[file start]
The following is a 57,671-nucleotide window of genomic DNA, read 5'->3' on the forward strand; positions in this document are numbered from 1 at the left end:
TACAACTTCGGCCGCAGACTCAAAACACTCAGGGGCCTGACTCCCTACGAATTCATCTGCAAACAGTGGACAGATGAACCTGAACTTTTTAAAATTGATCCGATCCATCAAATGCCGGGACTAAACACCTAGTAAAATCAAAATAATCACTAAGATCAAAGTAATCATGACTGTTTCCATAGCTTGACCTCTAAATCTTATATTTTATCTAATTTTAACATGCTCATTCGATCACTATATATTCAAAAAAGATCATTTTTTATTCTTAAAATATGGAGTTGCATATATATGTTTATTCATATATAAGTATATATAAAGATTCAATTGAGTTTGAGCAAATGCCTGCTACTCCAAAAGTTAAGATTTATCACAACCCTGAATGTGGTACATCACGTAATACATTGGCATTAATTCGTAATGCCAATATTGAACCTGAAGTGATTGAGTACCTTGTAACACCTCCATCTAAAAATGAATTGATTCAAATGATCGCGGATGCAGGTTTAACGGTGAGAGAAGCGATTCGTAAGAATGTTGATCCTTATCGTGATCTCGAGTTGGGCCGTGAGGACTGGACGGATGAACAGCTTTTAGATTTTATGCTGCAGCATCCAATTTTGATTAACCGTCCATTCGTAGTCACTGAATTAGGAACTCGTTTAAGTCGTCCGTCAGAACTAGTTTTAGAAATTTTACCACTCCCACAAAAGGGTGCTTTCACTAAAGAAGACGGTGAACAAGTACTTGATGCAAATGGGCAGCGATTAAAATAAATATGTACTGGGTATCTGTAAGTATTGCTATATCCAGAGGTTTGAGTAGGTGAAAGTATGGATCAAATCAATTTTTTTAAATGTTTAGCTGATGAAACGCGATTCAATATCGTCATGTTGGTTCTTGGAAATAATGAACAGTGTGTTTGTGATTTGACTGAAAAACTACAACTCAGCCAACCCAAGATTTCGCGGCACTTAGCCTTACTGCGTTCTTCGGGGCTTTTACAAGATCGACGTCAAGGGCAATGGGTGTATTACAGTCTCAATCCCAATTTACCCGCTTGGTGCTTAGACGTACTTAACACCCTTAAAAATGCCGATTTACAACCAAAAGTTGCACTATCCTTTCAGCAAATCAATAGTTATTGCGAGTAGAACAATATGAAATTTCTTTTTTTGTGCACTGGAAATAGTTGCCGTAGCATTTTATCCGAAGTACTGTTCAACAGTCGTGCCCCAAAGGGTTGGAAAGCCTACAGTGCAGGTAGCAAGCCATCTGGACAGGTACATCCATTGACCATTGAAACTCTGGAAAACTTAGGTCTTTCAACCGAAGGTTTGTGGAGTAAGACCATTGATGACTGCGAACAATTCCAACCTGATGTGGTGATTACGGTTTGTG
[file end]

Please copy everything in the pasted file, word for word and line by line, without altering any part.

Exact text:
The following is a 57,671-nucleotide window of genomic DNA, read 5'->3' on the forward strand; positions in this document are numbered from 1 at the left end:
TACAACTTCGGCCGCAGACTCAAAACACTCAGGGGCCTGACTCCCTACGAATTCATCTGCAAACAGTGGACAGATGAACCTGAACTTTTTAAAATTGATCCGATCCATCAAATGCCGGGACTAAACACCTAGTAAAATCAAAATAATCACTAAGATCAAAGTAATCATGACTGTTTCCATAGCTTGACCTCTAAATCTTATATTTTATCTAATTTTAACATGCTCATTCGATCACTATATATTCAAAAAAGATCATTTTTTATTCTTAAAATATGGAGTTGCATATATATGTTTATTCATATATAAGTATATATAAAGATTCAATTGAGTTTGAGCAAATGCCTGCTACTCCAAAAGTTAAGATTTATCACAACCCTGAATGTGGTACATCACGTAATACATTGGCATTAATTCGTAATGCCAATATTGAACCTGAAGTGATTGAGTACCTTGTAACACCTCCATCTAAAAATGAATTGATTCAAATGATCGCGGATGCAGGTTTAACGGTGAGAGAAGCGATTCGTAAGAATGTTGATCCTTATCGTGATCTCGAGTTGGGCCGTGAGGACTGGACGGATGAACAGCTTTTAGATTTTATGCTGCAGCATCCAATTTTGATTAACCGTCCATTCGTAGTCACTGAATTAGGAACTCGTTTAAGTCGTCCGTCAGAACTAGTTTTAGAAATTTTACCACTCCCACAAAAGGGTGCTTTCACTAAAGAAGACGGTGAACAAGTACTTGATGCAAATGGGCAGCGATTAAAATAAATATGTACTGGGTATCTGTAAGTATTGCTATATCCAGAGGTTTGAGTAGGTGAAAGTATGGATCAAATCAATTTTTTTAAATGTTTAGCTGATGAAACGCGATTCAATATCGTCATGTTGGTTCTTGGAAATAATGAACAGTGTGTTTGTGATTTGACTGAAAAACTACAACTCAGCCAACCCAAGATTTCGCGGCACTTAGCCTTACTGCGTTCTTCGGGGCTTTTACAAGATCGACGTCAAGGGCAATGGGTGTATTACAGTCTCAATCCCAATTTACCCGCTTGGTGCTTAGACGTACTTAACACCCTTAAAAATGCCGATTTACAACCAAAAGTTGCACTATCCTTTCAGCAAATCAATAGTTATTGCGAGTAGAACAATATGAAATTTCTTTTTTTGTGCACTGGAAATAGTTGCCGTAGCATTTTATCCGAAGTACTGTTCAACAGTCGTGCCCCAAAGGGTTGGAAAGCCTACAGTGCAGGTAGCAAGCCATCTGGACAGGTACATCCATTGACCATTGAAACTCTGGAAAACTTAGGTCTTTCAACCGAAGGTTTGTGGAGTAAGACCATTGATGACTGCGAACAATTCCAACCTGATGTGGTGATTACGGTTTGTG